Miami Won't Have to Give Javier Ortiz Back Pay for Ultra Detail After His Ban From Festival
Courtesy of City of Miami

Miami Won't Have to Give Javier Ortiz Back Pay for Ultra Detail After His Ban From Festival

After Ultra Music Festival's organizers had to shell out $400,000 to an innocent concertgoer who was thrown to the ground, beaten, and tasered by Miami Police officers who lied about their actions in official reports, festival organizers understandably asked the city to send different cops next time.

But because two of the officers banned from working the fest were Miami's former union head, Capt. Javier Ortiz, and his best friend, current union head Edward Lugo, that wasn't the end of the story. Ortiz — who is nationally famed for making racist comments and doxxing random police critics — filed a grievance with Lugo claiming they were being unfairly disciplined for, you know, tasering a guy for no reason and lying about it. They demanded to be not only allowed to continue working at Ultra but also paid for all the festival work they'd missed during the ban.

Amazingly, the first arbitrator who heard the case sided with the cops and ordered the city to fork over thousands of bucks. City attorneys said the ruling created a "bizarre dilemma" that put the rights of officers to work any off-duty assignments above the preference of the event organizers paying for police services.

Now, after a court battle that's spanned another two years, Miami won't have to pay Ortiz and Lugo after all. In an opinion delivered earlier this summer, the Third District Court of Appeals found the arbitrator actually didn't have the authority to order the back pay because working off-duty details is a privilege, not a right. That's clearly spelled out in police departmental orders, the court noted.

"We are pleased with the Third District’s finding that the arbitrator exceeded the scope of his authority under the collective bargaining agreement and look forward to the circuit court vacating the arbitration award," Miami City Attorney Victoria Méndez wrote in an email.

Ortiz didn't respond to messages from New Times about the ruling.

The long-running dispute dates to 2011, when New York fitness trainer Jesse Campodonico and his girlfriend Crystal Iglesias were stopped as they tried to enter Ultra because Iglesias was carrying a glowstick. Ortiz and Lugo were among four officers involved in a brutal attack on Campodonico that horrified onlookers and was captured on camera.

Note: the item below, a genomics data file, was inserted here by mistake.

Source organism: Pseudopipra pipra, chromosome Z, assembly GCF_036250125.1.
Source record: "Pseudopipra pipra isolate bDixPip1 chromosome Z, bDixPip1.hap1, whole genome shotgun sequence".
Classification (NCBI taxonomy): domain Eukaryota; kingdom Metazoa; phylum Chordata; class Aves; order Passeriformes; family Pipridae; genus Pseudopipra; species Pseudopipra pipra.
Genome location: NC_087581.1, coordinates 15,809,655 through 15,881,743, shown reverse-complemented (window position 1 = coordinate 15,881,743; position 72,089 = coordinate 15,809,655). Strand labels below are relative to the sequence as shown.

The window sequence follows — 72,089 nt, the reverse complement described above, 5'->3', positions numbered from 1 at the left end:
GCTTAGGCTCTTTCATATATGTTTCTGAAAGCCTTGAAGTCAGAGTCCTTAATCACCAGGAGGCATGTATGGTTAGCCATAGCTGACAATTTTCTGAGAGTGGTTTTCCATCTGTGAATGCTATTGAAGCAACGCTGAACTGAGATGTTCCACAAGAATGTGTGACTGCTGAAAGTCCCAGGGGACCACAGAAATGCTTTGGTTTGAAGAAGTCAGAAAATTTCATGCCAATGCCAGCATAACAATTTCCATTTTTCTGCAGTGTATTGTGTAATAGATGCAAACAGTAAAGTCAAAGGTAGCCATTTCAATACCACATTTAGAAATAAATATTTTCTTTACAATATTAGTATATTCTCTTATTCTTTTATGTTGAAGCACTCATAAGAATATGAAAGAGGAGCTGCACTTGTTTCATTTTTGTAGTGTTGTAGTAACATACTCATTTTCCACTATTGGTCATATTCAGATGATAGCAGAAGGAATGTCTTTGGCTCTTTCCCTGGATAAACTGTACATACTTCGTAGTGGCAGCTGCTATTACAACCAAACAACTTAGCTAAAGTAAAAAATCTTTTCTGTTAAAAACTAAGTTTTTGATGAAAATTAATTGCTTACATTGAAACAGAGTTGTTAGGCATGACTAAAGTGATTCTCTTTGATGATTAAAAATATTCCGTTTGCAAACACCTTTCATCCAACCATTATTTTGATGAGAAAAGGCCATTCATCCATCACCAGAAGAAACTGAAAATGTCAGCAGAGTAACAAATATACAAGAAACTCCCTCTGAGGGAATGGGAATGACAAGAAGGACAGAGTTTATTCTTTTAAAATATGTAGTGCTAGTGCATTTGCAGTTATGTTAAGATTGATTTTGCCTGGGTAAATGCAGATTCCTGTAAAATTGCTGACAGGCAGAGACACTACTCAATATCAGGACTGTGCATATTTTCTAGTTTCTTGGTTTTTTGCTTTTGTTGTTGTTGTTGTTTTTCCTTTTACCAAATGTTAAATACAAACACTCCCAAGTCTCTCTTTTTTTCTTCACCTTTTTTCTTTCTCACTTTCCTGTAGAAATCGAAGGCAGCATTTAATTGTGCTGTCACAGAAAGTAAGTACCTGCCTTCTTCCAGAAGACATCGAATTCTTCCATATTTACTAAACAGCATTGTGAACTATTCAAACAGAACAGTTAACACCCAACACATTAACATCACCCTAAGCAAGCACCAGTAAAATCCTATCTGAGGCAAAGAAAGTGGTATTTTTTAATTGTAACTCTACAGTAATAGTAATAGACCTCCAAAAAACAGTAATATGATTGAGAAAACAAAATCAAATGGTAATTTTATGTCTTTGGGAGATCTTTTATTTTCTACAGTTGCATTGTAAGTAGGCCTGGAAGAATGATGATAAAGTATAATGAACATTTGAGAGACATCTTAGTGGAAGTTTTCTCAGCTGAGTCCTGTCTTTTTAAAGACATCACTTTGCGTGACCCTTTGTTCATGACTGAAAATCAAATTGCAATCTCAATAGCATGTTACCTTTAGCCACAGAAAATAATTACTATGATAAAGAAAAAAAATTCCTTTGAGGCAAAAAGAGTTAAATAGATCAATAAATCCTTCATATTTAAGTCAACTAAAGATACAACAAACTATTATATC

“There was nothing I could do but try to survive,” Campodonico told the Miami Herald in 2013. “I was trying to cover myself. There was no fighting back. It was just me trying to protect myself from them killing me.”

The tourist was originally charged with battery, but prosecutors decided not to pursue the case after concluding the video showed he was defenseless while being tasered. They also noted that the officers' sworn statements didn't jibe with Ortiz's official report.

The details of the case concerned Campodonico's attorney so much that he asked prosecutors to criminally charge the officers. State Attorney Kathy Fernandez Rundle's office declined to take action against the politically powerful Ortiz, though.

Two of the four officers involved, Nathaniel Dauphin and Harold James, later pleaded guilty to extortion charges in an unrelated case after admitting to taking cash in exchange for protecting a gambling ring.

So Ortiz and Lugo were the only officers left on the force who were involved in the Ultra beatdown. They went to arbitration with the city over their ban from working Ultra, demanding back pay for the 2014 and 2015 festivals they'd missed. An arbitrator awarded them back pay in May 2016, but the city appealed.

"A police officer has no more entitlement to work for Ultra than a raver does to attend it," the city's attorneys wrote in one court motion.

An attorney for the pair of officers told New Times at the time that the city's attempt to have the suit thrown out were "frivolous," saying Ortiz and Lugo should be allowed to work the festival "like everyone else in the police department."

But in June, the Third District Court of Appeals found the arbitrator didn't have the power to rule on the matter because extra duty is not covered under the union's contract with the city. Ortiz and Lugo, the appeals court said, were not entitled to any back pay at all.

The case might not be over yet, though. Méndez says the city expects Ortiz and Lugo to ask the Florida Supreme Court to review the case. 

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